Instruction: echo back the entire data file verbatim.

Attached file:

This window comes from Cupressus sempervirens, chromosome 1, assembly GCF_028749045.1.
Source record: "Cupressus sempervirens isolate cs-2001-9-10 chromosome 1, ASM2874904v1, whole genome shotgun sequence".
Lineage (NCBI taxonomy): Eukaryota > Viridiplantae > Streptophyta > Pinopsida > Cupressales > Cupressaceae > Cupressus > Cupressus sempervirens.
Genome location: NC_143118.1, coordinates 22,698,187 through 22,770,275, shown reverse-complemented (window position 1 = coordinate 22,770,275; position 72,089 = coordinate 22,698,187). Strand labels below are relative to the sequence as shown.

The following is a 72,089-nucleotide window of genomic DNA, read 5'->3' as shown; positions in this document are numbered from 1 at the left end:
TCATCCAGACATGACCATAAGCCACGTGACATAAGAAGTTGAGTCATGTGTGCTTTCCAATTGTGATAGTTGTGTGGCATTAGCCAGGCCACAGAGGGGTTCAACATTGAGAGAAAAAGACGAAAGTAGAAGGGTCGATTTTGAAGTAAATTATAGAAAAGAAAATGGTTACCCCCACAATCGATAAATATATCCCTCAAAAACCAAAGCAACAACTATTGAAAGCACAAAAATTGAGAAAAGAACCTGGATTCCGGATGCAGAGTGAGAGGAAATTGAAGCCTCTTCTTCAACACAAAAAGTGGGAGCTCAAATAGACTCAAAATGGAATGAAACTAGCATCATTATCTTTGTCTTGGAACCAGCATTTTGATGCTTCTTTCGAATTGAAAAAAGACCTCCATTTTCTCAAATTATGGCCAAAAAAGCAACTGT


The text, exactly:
This window comes from Cupressus sempervirens, chromosome 1, assembly GCF_028749045.1.
Source record: "Cupressus sempervirens isolate cs-2001-9-10 chromosome 1, ASM2874904v1, whole genome shotgun sequence".
Lineage (NCBI taxonomy): Eukaryota > Viridiplantae > Streptophyta > Pinopsida > Cupressales > Cupressaceae > Cupressus > Cupressus sempervirens.
Genome location: NC_143118.1, coordinates 22,698,187 through 22,770,275, shown reverse-complemented (window position 1 = coordinate 22,770,275; position 72,089 = coordinate 22,698,187). Strand labels below are relative to the sequence as shown.

The following is a 72,089-nucleotide window of genomic DNA, read 5'->3' as shown; positions in this document are numbered from 1 at the left end:
TCATCCAGACATGACCATAAGCCACGTGACATAAGAAGTTGAGTCATGTGTGCTTTCCAATTGTGATAGTTGTGTGGCATTAGCCAGGCCACAGAGGGGTTCAACATTGAGAGAAAAAGACGAAAGTAGAAGGGTCGATTTTGAAGTAAATTATAGAAAAGAAAATGGTTACCCCCACAATCGATAAATATATCCCTCAAAAACCAAAGCAACAACTATTGAAAGCACAAAAATTGAGAAAAGAACCTGGATTCCGGATGCAGAGTGAGAGGAAATTGAAGCCTCTTCTTCAACACAAAAAGTGGGAGCTCAAATAGACTCAAAATGGAATGAAACTAGCATCATTATCTTTGTCTTGGAACCAGCATTTTGATGCTTCTTTCGAATTGAAAAAAGACCTCCATTTTCTCAAATTATGGCCAAAAAAGCAACTGT